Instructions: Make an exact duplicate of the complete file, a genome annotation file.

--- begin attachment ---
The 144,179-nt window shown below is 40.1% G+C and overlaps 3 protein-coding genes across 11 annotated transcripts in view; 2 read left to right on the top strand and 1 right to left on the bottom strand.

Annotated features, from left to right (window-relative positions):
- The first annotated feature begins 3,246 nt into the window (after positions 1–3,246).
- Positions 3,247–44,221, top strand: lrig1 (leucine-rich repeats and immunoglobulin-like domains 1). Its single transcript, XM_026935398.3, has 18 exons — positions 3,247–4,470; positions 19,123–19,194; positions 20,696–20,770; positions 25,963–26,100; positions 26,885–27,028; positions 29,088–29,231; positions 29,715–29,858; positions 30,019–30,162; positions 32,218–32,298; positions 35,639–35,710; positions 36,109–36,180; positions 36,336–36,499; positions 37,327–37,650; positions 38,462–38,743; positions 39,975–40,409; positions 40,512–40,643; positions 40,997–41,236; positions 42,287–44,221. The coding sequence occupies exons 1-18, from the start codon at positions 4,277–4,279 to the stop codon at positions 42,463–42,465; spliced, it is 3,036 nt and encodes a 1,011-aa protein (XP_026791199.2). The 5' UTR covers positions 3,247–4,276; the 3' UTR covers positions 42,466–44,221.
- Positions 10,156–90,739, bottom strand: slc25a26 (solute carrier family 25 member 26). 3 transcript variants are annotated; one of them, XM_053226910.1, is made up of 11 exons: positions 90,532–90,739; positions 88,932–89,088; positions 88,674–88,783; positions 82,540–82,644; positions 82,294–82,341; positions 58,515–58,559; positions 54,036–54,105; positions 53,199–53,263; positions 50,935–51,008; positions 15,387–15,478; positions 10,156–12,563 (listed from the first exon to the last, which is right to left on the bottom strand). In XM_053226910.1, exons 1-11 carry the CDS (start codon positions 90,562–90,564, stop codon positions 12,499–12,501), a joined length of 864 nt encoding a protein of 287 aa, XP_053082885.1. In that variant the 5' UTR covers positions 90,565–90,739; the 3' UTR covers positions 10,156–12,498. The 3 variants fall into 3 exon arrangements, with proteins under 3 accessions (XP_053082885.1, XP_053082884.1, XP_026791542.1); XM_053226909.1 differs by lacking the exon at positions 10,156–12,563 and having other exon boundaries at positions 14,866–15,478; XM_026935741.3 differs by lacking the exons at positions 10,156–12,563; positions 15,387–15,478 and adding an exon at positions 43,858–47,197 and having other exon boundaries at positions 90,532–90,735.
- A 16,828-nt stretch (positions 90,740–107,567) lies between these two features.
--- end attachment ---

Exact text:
The 144,179-nt window shown below is 40.1% G+C and overlaps 3 protein-coding genes across 11 annotated transcripts in view; 2 read left to right on the top strand and 1 right to left on the bottom strand.

Annotated features, from left to right (window-relative positions):
- The first annotated feature begins 3,246 nt into the window (after positions 1–3,246).
- Positions 3,247–44,221, top strand: lrig1 (leucine-rich repeats and immunoglobulin-like domains 1). Its single transcript, XM_026935398.3, has 18 exons — positions 3,247–4,470; positions 19,123–19,194; positions 20,696–20,770; positions 25,963–26,100; positions 26,885–27,028; positions 29,088–29,231; positions 29,715–29,858; positions 30,019–30,162; positions 32,218–32,298; positions 35,639–35,710; positions 36,109–36,180; positions 36,336–36,499; positions 37,327–37,650; positions 38,462–38,743; positions 39,975–40,409; positions 40,512–40,643; positions 40,997–41,236; positions 42,287–44,221. The coding sequence occupies exons 1-18, from the start codon at positions 4,277–4,279 to the stop codon at positions 42,463–42,465; spliced, it is 3,036 nt and encodes a 1,011-aa protein (XP_026791199.2). The 5' UTR covers positions 3,247–4,276; the 3' UTR covers positions 42,466–44,221.
- Positions 10,156–90,739, bottom strand: slc25a26 (solute carrier family 25 member 26). 3 transcript variants are annotated; one of them, XM_053226910.1, is made up of 11 exons: positions 90,532–90,739; positions 88,932–89,088; positions 88,674–88,783; positions 82,540–82,644; positions 82,294–82,341; positions 58,515–58,559; positions 54,036–54,105; positions 53,199–53,263; positions 50,935–51,008; positions 15,387–15,478; positions 10,156–12,563 (listed from the first exon to the last, which is right to left on the bottom strand). In XM_053226910.1, exons 1-11 carry the CDS (start codon positions 90,562–90,564, stop codon positions 12,499–12,501), a joined length of 864 nt encoding a protein of 287 aa, XP_053082885.1. In that variant the 5' UTR covers positions 90,565–90,739; the 3' UTR covers positions 10,156–12,498. The 3 variants fall into 3 exon arrangements, with proteins under 3 accessions (XP_053082885.1, XP_053082884.1, XP_026791542.1); XM_053226909.1 differs by lacking the exon at positions 10,156–12,563 and having other exon boundaries at positions 14,866–15,478; XM_026935741.3 differs by lacking the exons at positions 10,156–12,563; positions 15,387–15,478 and adding an exon at positions 43,858–47,197 and having other exon boundaries at positions 90,532–90,735.
- A 16,828-nt stretch (positions 90,740–107,567) lies between these two features.